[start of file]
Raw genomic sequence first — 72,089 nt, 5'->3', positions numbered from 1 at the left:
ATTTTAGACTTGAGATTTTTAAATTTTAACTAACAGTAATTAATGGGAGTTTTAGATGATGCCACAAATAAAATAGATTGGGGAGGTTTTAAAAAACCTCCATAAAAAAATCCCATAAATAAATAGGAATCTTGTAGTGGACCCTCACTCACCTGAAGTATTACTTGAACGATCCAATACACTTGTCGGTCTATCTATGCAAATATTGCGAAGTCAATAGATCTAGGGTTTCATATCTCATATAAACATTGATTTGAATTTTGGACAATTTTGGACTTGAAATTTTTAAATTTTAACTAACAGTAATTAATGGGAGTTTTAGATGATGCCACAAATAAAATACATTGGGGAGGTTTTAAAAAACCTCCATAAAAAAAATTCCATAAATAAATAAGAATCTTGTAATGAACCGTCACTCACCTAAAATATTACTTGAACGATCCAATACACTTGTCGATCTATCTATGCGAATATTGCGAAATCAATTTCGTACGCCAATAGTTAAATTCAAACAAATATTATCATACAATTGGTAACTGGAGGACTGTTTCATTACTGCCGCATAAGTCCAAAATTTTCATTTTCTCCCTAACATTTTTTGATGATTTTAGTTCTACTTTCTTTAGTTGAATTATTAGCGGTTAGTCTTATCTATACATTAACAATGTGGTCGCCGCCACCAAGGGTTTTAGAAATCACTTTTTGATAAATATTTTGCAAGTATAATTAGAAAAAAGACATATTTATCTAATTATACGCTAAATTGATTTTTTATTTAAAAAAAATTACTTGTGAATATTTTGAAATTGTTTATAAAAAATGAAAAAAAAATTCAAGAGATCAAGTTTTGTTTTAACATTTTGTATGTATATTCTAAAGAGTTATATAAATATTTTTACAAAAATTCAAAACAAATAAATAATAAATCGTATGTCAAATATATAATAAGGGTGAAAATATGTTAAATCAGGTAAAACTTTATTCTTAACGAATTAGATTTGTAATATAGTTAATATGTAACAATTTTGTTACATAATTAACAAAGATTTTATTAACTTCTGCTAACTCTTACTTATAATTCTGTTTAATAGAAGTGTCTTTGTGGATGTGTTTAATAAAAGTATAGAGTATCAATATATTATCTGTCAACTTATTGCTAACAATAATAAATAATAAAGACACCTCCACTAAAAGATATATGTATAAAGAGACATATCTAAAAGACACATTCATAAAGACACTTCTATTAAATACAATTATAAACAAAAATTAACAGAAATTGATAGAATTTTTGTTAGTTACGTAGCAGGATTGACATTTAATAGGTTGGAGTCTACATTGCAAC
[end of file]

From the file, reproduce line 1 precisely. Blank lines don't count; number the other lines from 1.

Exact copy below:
Raw genomic sequence first — 72,089 nt, 5'->3', positions numbered from 1 at the left: